Hoya Temperature Tolerance: 7 Key Signs Of Distress

Hoya temperature tolerance is oftentimes a confusing subject, but it doesn’t have to be. The key to keeping your hoya happy is to know what temperatures it can tolerate, but what does this look like for hoyas specifically?

Different varieties of hoya can tolerate different temperature ranges, but most hoyas will do well in temperatures between 70°F and 80°F, with lowest temperatures of 60°F and highest of around 95°F.

After owning hoya for several years I’ve learnt a lot about how different types react to temperature and how important it really is.

In this guide, I’ll briefly explain the science behind temperature for plant growth and the signs you need to look out for to tell if your hoya is struggling.

Why Does Temperature Even Matter?

An increase in temperature causes both photosynthesis and respiration to increase.

As the temperature becomes too high for a specific plant – in this case the hoya – these two processes become unbalanced.

This is why every plant has an ideal temperature range (as well as minimum and maximum values), and also why different varieties of plants can differ in temperature tolerance.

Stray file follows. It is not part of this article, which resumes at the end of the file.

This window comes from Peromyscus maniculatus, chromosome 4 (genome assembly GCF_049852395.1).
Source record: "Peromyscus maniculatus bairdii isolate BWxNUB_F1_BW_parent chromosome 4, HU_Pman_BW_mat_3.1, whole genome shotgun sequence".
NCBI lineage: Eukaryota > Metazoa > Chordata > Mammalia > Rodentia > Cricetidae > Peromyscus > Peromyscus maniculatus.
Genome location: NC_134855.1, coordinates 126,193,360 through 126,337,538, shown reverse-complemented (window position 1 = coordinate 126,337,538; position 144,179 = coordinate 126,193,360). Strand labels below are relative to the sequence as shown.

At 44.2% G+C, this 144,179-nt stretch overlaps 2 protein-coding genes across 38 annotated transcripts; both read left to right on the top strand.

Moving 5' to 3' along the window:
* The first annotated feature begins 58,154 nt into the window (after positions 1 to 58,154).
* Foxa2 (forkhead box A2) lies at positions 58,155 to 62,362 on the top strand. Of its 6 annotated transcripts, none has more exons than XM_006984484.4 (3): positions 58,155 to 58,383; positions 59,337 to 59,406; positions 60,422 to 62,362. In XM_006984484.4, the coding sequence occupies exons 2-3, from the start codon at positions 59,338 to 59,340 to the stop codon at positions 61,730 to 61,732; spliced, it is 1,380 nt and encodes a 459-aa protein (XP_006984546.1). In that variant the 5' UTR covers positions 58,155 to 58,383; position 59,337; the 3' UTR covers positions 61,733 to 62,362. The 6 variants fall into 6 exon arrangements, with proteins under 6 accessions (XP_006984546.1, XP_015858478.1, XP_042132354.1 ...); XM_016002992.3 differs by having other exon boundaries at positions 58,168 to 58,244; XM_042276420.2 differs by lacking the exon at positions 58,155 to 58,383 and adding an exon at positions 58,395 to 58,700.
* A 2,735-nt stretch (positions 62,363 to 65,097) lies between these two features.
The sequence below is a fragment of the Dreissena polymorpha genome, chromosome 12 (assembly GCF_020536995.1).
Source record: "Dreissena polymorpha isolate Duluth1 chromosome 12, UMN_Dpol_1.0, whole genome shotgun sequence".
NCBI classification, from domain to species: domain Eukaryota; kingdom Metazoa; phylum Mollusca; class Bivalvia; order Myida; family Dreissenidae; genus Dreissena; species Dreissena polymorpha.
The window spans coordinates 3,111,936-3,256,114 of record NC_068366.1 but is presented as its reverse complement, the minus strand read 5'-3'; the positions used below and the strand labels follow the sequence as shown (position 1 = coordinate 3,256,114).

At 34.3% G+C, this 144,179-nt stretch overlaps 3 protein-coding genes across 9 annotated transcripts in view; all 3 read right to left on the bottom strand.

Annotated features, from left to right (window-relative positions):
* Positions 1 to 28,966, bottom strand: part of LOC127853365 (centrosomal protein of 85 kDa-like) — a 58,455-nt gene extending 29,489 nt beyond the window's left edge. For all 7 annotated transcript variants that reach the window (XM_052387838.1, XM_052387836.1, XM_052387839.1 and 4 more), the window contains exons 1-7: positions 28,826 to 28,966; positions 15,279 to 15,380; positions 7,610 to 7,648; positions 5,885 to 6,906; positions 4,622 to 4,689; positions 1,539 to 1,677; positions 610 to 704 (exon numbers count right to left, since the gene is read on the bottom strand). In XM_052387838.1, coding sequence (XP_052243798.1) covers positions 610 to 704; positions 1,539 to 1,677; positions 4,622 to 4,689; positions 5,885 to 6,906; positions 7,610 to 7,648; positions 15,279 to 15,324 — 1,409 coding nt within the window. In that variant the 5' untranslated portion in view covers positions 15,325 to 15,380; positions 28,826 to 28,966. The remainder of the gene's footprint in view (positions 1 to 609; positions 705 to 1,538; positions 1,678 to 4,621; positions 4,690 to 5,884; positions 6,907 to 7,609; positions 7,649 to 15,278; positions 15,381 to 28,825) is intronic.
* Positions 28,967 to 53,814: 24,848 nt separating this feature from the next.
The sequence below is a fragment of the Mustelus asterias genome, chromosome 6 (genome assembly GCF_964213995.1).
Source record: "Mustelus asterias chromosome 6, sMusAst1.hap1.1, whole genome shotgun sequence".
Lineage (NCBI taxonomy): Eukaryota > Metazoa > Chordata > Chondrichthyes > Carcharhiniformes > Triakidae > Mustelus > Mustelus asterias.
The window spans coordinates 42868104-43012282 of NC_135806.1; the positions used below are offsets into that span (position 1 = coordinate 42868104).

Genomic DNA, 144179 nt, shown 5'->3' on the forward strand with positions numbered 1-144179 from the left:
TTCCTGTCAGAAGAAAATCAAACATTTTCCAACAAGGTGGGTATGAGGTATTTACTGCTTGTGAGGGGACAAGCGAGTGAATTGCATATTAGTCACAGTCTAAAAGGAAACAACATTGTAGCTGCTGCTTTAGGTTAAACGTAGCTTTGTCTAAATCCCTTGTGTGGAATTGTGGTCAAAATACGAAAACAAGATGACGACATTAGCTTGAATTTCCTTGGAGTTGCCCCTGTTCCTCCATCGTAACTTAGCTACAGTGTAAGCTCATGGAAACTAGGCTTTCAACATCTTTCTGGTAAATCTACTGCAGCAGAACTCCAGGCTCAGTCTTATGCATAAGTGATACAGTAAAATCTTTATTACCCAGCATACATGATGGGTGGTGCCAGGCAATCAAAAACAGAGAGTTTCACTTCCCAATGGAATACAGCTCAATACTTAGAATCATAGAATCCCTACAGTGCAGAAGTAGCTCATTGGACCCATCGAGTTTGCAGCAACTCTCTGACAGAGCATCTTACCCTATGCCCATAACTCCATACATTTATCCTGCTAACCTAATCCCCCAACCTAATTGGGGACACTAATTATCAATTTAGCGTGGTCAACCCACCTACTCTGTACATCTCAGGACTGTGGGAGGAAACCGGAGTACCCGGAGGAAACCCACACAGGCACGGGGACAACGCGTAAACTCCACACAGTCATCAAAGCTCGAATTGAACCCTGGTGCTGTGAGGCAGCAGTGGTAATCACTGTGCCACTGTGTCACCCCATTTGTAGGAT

Hoya Temperature Tolerance For Different Varieties

Different varieties of hoya are adapted for different temperature ranges.

Take my hoya bella for example, pictured below. Hoya bellas are known for thriving in cooler environments with temperatures between 50 and 75°F, which is one of the reasons I decided to get one as my apartment tends to be on the cooler side.

A hoya bella in a pot on a wooden bookshelf
My holla bella – suited for colder temperatures

Other hoyas, like patella and subcalva do better in warm environments with temperatures between 70°F and 95°F and can actually survive over this temperature range for extended periods of time.

The best piece of advice I can give here is to always check the type of hoya that you are buying and ask for care instructions.

Most places will recommend generic temperature ranges that suit most hoyas fine but always double-check online for ideal temperature ranges as well to be on the safe side.

7 Signs Your Hoya Is Struggling With Temperature (Too Hot Or Cold)

There are a lot of signs that your hoya is struggling with temperature, so I’ve decided to split them into signs that it’s too hot or too cold for simplicity.

Hot Temperature Symptoms

Let’s start with the key symptoms of it being too hot for your hoya.

1. Sun-Scorched Leafs

Warmer weather puts your hoya at risk of sun-scorch, which can cause uneven blotches on the leaves that will eventually turn brown and die.